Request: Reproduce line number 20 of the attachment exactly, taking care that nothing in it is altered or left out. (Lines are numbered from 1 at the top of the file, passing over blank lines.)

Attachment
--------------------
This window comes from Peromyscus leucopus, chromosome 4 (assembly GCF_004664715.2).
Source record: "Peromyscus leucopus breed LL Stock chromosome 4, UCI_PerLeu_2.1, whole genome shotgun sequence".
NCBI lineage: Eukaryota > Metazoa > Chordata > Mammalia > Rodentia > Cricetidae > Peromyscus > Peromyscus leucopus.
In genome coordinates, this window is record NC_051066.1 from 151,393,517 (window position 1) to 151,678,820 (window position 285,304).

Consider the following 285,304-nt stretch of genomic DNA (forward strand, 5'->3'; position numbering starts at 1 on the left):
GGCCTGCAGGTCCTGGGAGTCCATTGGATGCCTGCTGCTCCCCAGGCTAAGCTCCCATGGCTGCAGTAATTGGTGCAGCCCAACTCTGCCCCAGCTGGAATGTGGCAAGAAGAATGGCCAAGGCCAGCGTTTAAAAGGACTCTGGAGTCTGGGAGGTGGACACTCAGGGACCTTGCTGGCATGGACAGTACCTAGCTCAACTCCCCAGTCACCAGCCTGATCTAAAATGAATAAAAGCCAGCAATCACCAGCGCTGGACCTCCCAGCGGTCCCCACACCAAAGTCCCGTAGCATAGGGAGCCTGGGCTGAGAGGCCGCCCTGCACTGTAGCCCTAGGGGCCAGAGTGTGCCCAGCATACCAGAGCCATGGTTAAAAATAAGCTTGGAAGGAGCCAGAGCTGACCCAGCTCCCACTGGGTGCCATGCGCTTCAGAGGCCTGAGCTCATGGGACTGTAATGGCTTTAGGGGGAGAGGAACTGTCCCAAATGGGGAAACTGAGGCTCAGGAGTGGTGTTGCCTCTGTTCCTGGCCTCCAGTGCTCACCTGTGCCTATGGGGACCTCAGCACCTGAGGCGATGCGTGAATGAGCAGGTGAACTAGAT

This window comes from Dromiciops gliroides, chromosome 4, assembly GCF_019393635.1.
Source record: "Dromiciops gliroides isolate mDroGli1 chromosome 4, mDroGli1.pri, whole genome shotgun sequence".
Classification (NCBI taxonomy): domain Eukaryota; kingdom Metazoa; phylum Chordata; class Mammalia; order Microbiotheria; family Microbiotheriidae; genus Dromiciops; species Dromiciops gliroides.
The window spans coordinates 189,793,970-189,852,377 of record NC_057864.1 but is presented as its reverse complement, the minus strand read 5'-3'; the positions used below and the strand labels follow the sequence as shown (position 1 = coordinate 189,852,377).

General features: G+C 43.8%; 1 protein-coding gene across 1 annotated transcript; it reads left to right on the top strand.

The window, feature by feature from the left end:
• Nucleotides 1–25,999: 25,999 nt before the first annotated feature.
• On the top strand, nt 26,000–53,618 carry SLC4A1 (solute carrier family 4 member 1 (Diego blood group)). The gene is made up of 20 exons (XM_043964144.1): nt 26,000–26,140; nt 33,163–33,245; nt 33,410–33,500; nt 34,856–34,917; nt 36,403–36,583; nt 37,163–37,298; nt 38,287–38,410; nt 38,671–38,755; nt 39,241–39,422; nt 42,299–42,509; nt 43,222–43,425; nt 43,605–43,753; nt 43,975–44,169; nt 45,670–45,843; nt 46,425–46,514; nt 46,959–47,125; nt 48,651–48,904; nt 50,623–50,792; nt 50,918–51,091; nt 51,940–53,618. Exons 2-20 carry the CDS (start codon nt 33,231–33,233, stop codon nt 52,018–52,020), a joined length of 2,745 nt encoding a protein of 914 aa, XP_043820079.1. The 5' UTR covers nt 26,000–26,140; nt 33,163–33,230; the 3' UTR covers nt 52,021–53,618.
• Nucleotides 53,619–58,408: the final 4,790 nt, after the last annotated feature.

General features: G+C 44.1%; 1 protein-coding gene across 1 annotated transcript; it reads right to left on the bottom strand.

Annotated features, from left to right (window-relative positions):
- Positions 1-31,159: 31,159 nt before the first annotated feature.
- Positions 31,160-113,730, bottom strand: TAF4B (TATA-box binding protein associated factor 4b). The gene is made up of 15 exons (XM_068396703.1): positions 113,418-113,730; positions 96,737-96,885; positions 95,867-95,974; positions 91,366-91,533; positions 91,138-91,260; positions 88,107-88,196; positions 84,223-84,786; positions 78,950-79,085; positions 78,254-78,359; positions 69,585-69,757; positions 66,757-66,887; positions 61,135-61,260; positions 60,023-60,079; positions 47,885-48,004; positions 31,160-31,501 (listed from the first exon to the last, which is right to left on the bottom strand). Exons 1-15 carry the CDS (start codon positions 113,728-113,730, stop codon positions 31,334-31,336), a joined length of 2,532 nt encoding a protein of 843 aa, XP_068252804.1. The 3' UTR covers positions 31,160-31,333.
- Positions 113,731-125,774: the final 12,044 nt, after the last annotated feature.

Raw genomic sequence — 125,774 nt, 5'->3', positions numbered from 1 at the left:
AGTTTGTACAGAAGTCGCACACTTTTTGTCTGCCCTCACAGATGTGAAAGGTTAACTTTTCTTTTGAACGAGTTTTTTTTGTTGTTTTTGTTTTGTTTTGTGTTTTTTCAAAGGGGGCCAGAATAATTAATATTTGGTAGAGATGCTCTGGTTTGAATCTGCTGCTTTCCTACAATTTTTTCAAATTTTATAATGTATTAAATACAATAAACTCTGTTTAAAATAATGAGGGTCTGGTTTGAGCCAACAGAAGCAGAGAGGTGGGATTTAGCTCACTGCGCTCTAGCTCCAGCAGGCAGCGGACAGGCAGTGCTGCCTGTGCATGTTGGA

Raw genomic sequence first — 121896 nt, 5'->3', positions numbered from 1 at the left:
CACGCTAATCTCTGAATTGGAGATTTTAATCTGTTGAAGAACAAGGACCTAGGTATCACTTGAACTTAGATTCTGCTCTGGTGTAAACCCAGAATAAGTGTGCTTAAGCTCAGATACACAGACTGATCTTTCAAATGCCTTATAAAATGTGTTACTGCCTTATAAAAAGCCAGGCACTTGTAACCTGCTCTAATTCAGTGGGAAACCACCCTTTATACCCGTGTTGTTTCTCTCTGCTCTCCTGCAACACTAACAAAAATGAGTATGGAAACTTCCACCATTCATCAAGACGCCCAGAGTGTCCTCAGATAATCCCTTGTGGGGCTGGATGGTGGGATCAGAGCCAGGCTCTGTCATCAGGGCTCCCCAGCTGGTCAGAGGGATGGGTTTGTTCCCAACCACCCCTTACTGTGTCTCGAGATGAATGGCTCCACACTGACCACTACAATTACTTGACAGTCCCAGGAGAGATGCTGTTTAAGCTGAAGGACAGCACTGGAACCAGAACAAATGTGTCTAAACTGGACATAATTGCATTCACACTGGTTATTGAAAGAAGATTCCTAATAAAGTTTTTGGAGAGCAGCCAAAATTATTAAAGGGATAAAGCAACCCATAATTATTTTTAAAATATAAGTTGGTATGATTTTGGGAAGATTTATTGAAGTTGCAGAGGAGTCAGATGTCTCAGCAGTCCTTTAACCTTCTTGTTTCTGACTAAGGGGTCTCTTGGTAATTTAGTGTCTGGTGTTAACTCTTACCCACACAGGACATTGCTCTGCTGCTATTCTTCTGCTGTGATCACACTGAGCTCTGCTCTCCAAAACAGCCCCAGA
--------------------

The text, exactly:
- Positions 113,731-125,774: the final 12,044 nt, after the last annotated feature.